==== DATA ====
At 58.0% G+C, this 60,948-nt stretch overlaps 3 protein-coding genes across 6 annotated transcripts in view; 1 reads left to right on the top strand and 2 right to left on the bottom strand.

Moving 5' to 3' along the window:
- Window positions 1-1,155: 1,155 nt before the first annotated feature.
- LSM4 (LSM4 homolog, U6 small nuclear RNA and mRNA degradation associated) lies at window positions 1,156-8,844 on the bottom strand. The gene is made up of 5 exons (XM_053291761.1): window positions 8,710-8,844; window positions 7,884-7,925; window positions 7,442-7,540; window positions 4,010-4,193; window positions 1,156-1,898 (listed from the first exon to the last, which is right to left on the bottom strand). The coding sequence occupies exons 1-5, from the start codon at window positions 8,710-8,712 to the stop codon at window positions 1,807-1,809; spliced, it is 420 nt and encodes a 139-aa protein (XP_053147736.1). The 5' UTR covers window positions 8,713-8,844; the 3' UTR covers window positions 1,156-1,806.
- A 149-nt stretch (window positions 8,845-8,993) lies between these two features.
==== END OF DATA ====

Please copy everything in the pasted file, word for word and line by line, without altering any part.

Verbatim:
At 58.0% G+C, this 60,948-nt stretch overlaps 3 protein-coding genes across 6 annotated transcripts in view; 1 reads left to right on the top strand and 2 right to left on the bottom strand.

Moving 5' to 3' along the window:
- Window positions 1-1,155: 1,155 nt before the first annotated feature.
- LSM4 (LSM4 homolog, U6 small nuclear RNA and mRNA degradation associated) lies at window positions 1,156-8,844 on the bottom strand. The gene is made up of 5 exons (XM_053291761.1): window positions 8,710-8,844; window positions 7,884-7,925; window positions 7,442-7,540; window positions 4,010-4,193; window positions 1,156-1,898 (listed from the first exon to the last, which is right to left on the bottom strand). The coding sequence occupies exons 1-5, from the start codon at window positions 8,710-8,712 to the stop codon at window positions 1,807-1,809; spliced, it is 420 nt and encodes a 139-aa protein (XP_053147736.1). The 5' UTR covers window positions 8,713-8,844; the 3' UTR covers window positions 1,156-1,806.
- A 149-nt stretch (window positions 8,845-8,993) lies between these two features.